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Case History: Nguyen Van Dai

Status: 
Charged
About the situation

On 30 July 2017, after over 19 months since his arrest, Vietnamese authorities charged human rights defender Nguyen Van Dai with “carrying out activities with the purpose of overthrowing the Peoples’ administration”. If convicted, he faces a prison sentence of between 12 and 20 years, life imprisonment or capital punishment.

About Nguyen Van Dai

Nguyen Van DaiNguyen Van Dai is the co-founder of the Vietnam Human Rights Committee and a pro-democracy activist. He has provided legal assistance to citizens vocal against human rights violations committed by the government and members of religious minorities and has faced judicial harassment in the past.

30 July 2017
Nguyen Van Dai charged with anti-state activities after 19 months in pre-trial detention

On 30 July 2017, after over 19 months since his arrest, Vietnamese authorities charged human rights defender Nguyen Van Dai with “carrying out activities with the purpose of overthrowing the Peoples’ administration”. If convicted, he faces a prison sentence of between 12 and 20 years, life imprisonment or capital punishment.

On 30 July 2017, following 19 months of investigative detention, Nguyen Van Dai was charged with “carrying out activities with the purpose of overthrowing the Peoples’ administration” under article 79 of the Penal Code by the Ministry of Public Security. Upon his arrest on 16 December 2015, he was charged under article 88 of the Penal Code, related to “spreading propaganda against the Socialist Republic of Vietnam”. It remains unclear whether Nguyen Van Dai is still facing this charge or not.

Front Line Defenders strongly condemns the charges against, and prolonged detention, of human rights defender Nguyen Van Dai, and calls on the Vietnamese authorities to immediately release the human rights defender.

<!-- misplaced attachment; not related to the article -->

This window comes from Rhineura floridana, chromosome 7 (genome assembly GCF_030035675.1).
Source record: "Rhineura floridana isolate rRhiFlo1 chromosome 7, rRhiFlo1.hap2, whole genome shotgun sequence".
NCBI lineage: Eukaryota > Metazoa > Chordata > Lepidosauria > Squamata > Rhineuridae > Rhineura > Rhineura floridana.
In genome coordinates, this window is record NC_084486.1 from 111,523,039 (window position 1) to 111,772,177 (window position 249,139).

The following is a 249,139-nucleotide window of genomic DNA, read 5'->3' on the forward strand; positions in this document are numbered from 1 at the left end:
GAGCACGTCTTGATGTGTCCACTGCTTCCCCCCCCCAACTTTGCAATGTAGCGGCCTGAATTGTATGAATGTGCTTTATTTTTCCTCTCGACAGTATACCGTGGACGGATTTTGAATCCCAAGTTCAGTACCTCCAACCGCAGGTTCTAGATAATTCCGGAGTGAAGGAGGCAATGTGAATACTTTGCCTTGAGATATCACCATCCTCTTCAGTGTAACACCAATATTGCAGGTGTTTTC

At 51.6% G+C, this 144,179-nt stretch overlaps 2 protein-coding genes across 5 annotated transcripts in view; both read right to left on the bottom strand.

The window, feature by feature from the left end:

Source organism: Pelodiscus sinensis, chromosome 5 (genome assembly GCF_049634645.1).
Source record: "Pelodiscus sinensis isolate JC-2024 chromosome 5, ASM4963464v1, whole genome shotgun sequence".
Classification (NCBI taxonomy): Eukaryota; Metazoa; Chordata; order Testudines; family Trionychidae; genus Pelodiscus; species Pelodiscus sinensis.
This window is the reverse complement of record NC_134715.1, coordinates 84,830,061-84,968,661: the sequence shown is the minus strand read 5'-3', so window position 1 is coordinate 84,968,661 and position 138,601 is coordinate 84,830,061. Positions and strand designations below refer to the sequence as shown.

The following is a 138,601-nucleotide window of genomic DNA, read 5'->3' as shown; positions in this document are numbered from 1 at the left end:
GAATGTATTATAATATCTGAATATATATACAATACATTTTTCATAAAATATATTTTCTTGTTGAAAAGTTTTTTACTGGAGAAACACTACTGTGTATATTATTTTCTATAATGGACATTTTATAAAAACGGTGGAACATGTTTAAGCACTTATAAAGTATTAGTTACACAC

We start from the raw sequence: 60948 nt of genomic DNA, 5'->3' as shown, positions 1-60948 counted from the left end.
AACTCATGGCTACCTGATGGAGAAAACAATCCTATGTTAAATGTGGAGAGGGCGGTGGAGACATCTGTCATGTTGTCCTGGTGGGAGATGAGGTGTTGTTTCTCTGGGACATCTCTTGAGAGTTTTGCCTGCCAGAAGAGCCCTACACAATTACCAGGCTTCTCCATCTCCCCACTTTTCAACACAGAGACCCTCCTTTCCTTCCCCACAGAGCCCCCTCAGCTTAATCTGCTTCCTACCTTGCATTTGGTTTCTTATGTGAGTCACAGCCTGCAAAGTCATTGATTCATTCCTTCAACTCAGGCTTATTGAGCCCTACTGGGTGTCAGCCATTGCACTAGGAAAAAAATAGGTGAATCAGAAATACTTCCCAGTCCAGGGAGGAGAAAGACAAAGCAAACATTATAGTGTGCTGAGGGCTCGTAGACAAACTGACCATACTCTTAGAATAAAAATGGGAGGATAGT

15 May 2017
Nguyen Van Dai likely on hunger strike as pre-trial detention is extended for the fourth time

15 May 2017 marks one month since human rights lawyer Nguyen Van Dai last accepted a food package from his family. According to the authorities at the Hanoi-based B14 detention facility, Nguyen Van Dai has since rejected food supplements from his relatives, in a likely bid to protest the extension of his pre-trial detention. On 21 April 2017, the Supreme People’s Procuracy of Vietnam extended the investigation period into Nguyen Van Dai by two months, bringing his total pre-trial detention to 18 months.

In a letter sent to Nguyen Van Dai’s lawyer Ha Huy Son dated 21 April 2017, the Supreme People’s Procuracy announced it had extended the investigation period prior to the Court taking up the case by two months. Nguyen Van Dai has been held in Hanoi since 16 December 2015, after he was arrested by the police for “conducting propaganda against the state of the Socialist Republic of Vietnam”, which falls under article 88 of the Vietnamese Penal Code. After the initial four months pre-trial detention period ended, the police extended it three times for four months each. The investigation period was supposed to end on 16 April 2017. The Court will only take up the case once the investigation is over, leaving Nguyen Van Dai behind bars. If convicted, he faces up to 20 years in prison.

Since his arrest, Nguyen Van Dai has not been allowed to meet with his lawyer, while his wife has only been permitted to visit him twice, on 16 December 2015 and on 17 January 2017. According to the Vietnamese Code of Criminal Procedure, Nguyen Van Dai’s lawyers will be allowed to meet with him to prepare his defence once the police agency completes its investigation.

The conditions in Vietnamese jails and detention facilities are extremely poor and families of prisoners often have to provide food packages for them periodically. Prisoners are also allowed to receive money from their relatives to purchase food and other items at the jail’s canteens, which often sell substandard goods at prices much higher than those in the market.  Nguyen Van Dai’s rejection of food packages from his family points to a worrying development and there are legitimate fears for his health.

On 3 April 2017, Nguyen Van Dai was awarded the 2017 Human Rights prize by the German Association of Judges. His wife Vu Minh Khanh was blocked at Noi Bai airport on her way to attend the event in Germany.